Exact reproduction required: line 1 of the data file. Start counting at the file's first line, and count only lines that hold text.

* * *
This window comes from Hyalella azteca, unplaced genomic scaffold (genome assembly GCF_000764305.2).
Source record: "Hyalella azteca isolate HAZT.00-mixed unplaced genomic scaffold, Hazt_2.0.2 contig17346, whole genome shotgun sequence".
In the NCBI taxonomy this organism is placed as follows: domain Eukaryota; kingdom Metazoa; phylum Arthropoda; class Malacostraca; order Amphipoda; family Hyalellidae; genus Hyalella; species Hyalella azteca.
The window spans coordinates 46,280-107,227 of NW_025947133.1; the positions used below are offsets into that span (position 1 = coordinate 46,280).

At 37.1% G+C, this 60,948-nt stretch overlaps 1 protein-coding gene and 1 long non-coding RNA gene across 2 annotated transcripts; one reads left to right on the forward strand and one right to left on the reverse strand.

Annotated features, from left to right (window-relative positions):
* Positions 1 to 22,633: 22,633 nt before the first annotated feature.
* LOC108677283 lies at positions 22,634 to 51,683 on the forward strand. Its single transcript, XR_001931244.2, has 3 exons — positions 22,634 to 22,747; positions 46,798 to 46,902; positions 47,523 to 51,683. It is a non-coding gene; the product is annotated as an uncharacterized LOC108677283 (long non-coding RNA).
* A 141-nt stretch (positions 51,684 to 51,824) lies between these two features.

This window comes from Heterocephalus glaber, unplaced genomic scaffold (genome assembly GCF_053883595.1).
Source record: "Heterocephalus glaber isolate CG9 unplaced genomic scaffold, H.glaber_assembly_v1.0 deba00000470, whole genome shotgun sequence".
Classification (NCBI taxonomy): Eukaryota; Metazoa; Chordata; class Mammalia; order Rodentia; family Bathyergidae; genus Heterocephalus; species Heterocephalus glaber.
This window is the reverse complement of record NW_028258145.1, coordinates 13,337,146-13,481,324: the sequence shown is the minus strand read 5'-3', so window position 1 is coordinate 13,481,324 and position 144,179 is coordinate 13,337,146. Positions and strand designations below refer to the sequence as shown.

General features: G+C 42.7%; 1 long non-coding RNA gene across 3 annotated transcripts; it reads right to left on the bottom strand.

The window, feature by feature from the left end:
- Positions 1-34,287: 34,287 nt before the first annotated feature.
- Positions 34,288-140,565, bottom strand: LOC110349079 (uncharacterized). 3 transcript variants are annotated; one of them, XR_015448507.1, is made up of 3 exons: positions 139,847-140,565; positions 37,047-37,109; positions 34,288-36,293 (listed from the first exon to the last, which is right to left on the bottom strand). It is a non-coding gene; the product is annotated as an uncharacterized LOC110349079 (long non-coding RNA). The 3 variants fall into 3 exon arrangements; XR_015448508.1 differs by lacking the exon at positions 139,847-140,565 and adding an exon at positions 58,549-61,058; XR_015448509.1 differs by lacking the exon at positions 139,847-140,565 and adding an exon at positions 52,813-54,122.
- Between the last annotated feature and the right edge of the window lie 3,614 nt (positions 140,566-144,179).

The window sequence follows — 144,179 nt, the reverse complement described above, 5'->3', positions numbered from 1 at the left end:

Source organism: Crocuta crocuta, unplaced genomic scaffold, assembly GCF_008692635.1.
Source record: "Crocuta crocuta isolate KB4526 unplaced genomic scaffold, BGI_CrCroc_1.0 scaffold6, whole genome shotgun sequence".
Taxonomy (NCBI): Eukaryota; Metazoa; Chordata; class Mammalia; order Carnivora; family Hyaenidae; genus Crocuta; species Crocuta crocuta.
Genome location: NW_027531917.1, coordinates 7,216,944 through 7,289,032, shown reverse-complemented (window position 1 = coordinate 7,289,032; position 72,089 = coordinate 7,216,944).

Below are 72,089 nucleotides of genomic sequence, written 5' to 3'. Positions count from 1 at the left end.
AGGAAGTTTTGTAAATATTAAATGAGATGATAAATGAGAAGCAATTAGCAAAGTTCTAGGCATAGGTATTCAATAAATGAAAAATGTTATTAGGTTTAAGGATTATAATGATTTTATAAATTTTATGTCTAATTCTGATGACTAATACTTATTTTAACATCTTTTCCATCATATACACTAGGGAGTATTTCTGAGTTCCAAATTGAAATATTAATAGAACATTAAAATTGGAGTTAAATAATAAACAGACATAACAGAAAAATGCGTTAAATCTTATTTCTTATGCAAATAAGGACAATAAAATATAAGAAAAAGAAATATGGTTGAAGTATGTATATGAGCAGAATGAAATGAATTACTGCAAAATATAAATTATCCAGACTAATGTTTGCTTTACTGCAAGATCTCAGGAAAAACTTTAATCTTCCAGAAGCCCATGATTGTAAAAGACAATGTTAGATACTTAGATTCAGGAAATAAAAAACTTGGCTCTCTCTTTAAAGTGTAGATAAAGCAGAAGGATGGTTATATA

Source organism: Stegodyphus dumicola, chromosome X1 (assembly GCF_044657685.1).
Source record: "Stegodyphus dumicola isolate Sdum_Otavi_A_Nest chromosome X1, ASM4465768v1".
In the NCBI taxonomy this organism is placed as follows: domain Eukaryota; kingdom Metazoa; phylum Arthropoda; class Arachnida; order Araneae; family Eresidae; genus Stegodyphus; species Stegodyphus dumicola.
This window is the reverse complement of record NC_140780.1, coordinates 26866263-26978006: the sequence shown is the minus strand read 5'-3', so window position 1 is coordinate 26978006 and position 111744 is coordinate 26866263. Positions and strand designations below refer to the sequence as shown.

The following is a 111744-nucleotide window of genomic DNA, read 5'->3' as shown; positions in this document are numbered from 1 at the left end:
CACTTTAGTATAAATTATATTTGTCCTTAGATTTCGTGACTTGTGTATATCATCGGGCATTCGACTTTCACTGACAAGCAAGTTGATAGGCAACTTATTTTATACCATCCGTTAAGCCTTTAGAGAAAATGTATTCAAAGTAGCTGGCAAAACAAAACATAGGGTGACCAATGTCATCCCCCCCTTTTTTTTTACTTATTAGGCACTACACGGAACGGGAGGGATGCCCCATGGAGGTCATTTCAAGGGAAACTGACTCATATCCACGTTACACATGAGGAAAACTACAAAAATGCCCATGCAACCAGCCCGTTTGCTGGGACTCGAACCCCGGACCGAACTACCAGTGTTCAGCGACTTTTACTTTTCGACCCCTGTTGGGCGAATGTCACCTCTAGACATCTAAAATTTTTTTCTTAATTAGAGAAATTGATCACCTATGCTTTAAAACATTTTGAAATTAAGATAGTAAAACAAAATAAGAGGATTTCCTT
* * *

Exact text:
This window comes from Hyalella azteca, unplaced genomic scaffold (genome assembly GCF_000764305.2).